‘Safe Neighborhood’: Film Review | Paris Fantastic Fest 2016

Sean O'Reilly
Frightful and delightful.

Olivia DeJonge ('The Visit') stars as a babysitter in for a bad night at work in writer-director Chris Peckover’s Christmas-themed comic horror movie.

Best described as Home Alone meets Michael Haneke’s Funny Games, the sadistic horror comedy Safe Neighborhood is the kind of film that’s tough to categorize but easy to enjoy, especially if you like watching teenagers do some very twisted things for the holiday season.

Written and directed by Chris Peckover, whose found footage debut Undocumented was released by IFC Midnight back in 2011, this polished, very '80s-style throwback of a genre bender pits a blond babysitter — played by The Visit star Olivia DeJonge — against a vicious killer who is way craftier than one can imagine, and not necessarily who you think he is. After premiering at Austin’s Fantastic Fest, with stops in Torino and Paris, the film should see more festival gigs followed by pickups from select B-movie outlets and VOD platforms.

For the first 30 minutes or so, Safe Neighborhood plays like a rather generic mash-up of the holiday and horror movie — Silent Night, Deadly Night, anyone? — with high school beauty Ashley (DeJonge) watching over precocious 12-year-old Luke (Levi Miller, who played Peter in the ill-fated Pan) while his parents go out on Christmas Eve. The usual shenanigans take place: Ashley fights on the phone with her boyfriend (Alexis Mikic), somebody does or doesn’t order pizza and Luke steals a champagne bottle to get himself drunk enough so he can put the moves on his sitter.

But things soon head south when someone sneaks inside the house and pulls off a few Scream-style scares, leading the audience to believe that this will be yet another tale of gory survival pitting innocent kids against a cold-blooded masked murderer. Think again. Upending expectations in more ways than one, Peckover’s script (from a story by Zack Kahn) throws out a major boondoggle that makes it hard to fully believe what’s happening onscreen — though that doesn’t make it any less fun, especially if you don’t mind a bit of blood and guts, or a paint can being used as a lethal weapon.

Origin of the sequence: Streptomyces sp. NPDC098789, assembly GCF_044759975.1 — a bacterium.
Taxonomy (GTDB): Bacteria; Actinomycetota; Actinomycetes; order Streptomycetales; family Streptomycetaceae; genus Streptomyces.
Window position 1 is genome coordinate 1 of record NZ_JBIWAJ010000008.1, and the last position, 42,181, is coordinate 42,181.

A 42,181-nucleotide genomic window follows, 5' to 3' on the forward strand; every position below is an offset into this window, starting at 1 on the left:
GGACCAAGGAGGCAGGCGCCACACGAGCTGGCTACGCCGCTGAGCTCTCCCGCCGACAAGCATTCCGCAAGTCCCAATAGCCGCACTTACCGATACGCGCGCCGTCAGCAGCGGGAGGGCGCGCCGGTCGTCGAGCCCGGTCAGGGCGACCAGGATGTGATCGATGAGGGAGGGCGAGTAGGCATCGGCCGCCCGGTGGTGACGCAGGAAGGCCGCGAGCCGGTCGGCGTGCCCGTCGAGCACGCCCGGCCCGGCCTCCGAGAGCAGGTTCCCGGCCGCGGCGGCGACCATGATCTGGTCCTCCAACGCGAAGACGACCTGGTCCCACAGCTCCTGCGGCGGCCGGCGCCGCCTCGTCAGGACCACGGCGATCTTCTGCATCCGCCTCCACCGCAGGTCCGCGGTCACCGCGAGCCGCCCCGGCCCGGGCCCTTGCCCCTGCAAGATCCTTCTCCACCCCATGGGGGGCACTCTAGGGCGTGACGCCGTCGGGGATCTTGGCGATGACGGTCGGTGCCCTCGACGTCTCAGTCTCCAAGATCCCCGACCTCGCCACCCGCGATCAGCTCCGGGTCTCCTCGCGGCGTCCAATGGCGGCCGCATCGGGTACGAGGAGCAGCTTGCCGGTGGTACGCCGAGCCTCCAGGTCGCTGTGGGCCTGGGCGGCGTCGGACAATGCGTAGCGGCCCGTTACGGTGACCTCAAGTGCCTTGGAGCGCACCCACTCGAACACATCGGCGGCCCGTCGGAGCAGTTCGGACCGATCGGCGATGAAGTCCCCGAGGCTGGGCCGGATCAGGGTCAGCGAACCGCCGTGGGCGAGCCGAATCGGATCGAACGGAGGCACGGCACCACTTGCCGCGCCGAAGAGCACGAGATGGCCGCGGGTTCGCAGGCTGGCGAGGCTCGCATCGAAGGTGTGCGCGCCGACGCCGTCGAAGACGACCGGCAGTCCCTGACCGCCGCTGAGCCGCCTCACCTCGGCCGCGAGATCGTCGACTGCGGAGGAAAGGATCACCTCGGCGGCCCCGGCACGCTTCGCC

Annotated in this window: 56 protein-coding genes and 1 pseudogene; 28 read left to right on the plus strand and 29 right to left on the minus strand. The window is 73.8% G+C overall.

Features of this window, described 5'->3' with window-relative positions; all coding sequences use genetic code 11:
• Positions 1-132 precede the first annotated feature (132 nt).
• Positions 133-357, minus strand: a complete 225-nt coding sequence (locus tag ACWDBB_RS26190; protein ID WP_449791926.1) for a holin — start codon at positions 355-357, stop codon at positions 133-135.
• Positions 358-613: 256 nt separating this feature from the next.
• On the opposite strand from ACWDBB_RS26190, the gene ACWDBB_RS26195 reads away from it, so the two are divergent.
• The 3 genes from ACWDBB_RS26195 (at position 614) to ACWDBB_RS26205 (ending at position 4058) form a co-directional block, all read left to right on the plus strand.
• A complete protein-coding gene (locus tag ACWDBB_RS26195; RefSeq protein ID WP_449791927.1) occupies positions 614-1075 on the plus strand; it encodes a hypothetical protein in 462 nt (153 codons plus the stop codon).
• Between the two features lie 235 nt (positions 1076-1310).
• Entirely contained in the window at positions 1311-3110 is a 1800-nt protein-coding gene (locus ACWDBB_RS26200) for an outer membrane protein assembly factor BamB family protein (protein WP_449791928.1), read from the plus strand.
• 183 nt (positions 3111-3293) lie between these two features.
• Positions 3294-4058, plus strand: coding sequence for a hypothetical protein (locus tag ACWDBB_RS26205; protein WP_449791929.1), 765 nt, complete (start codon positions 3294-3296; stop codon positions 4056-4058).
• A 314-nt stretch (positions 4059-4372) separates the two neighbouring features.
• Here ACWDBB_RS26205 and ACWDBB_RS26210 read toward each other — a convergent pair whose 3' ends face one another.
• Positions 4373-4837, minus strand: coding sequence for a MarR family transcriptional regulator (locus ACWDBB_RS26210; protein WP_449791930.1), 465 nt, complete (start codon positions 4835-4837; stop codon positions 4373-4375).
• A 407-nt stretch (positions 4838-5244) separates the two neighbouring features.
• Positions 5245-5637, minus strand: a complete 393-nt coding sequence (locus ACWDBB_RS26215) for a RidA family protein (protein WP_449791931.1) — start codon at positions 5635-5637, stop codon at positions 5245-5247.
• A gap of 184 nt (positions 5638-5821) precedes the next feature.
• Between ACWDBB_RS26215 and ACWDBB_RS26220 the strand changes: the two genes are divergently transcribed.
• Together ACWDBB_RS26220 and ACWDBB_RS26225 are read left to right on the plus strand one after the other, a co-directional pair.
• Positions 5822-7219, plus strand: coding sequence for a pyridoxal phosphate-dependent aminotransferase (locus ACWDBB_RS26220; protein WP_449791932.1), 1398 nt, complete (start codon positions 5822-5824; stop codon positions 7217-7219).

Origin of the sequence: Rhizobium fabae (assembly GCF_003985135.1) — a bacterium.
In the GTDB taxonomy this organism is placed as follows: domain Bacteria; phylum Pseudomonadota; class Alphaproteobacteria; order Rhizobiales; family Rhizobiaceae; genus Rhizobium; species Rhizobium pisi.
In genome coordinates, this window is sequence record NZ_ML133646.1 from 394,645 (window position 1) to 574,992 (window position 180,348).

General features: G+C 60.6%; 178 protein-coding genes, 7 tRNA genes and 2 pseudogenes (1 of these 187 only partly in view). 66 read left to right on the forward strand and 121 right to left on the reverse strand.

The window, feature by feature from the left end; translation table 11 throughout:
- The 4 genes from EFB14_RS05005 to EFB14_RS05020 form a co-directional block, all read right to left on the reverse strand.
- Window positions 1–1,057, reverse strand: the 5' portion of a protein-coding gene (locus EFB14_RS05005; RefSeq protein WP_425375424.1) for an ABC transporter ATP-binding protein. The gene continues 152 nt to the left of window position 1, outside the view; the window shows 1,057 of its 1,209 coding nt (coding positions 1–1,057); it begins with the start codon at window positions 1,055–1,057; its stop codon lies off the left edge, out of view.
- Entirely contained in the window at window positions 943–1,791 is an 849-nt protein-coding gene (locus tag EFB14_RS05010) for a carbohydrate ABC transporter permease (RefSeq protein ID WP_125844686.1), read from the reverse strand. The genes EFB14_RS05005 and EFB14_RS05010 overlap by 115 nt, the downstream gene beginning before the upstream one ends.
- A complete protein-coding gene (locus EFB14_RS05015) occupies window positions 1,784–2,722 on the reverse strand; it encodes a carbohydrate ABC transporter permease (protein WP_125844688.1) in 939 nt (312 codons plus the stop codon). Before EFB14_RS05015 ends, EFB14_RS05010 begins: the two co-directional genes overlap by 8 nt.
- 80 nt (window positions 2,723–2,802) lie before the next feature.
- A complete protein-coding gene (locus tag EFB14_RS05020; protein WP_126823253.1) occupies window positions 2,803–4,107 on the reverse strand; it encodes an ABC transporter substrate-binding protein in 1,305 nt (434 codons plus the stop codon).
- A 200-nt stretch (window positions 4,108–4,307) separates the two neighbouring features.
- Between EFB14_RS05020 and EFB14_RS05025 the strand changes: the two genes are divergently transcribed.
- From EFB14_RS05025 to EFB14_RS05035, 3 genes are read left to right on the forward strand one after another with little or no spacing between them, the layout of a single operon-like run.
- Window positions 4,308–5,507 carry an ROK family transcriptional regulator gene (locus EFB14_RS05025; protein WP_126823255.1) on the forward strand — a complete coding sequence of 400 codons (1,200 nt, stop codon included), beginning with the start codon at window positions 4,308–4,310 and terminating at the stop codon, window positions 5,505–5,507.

DeJonge fitfully portrays a perfect American girl who, after planning to spend a quiet night by the Yule log, winds up beaten up, felt up, bound in duct tape and much worse. She seems to be as surprised by what takes place as we are, wondering if this is all some kind of silly childish prank or perhaps the real thing (she obviously hasn’t seen the Haneke film). Miller is creepy yet adorable enough that you sort of like hanging out with Luke despite some extremely questionable behavior, while Ed Oxenbould (also in The Visit) is memorable as a nerdy friend who stays around the house for a bit too long.

Set almost entirely indoors, the action is intelligently staged and makes fine use of various household items, including the requisite flashlight, kitchen knife and lawnmower (though not in the way you think). Peckover keeps the ketchup flowing enough that gore fans will not feel shortchanged, especially during the last act, although Brian Cachia’s busy score hits what feels like too many upbeat notes. But perhaps that’s the point: Safe Neighborhood takes a night of Christmas cheer and turns it into a spectacle of sick behavior. The Grinch finally has the movie he needs.

Venue: Paris International Fantastic Film Festival
Production companies: Storm Vision Entertainment, Best Medicine Productions
Cast: Olivia DeJonge, Levi Miller, Ed Oxenbould, Virginia Madsen, Patrick Warburton
Director: Chris Peckover
Screenwriters: Zack Kahn, Chris Peckover
Producers: Sidonie Abbene, Brion Hambel, Paul Jensen, Brett Thornquest
Executive producers: Shane Abbess, Steven Matusko
Director of photography: Carl Robertson
Production designer: Richard Hobbs
Costume designer: Anna Cahill
Editor: Julie-Anne De Ruvo
Composer: Brian Cachia
Casting directors: Faith Martin, Michelle Morris
Sales: XYZ Films (U.S.), Versatile (non-U.S.)

85 minutes

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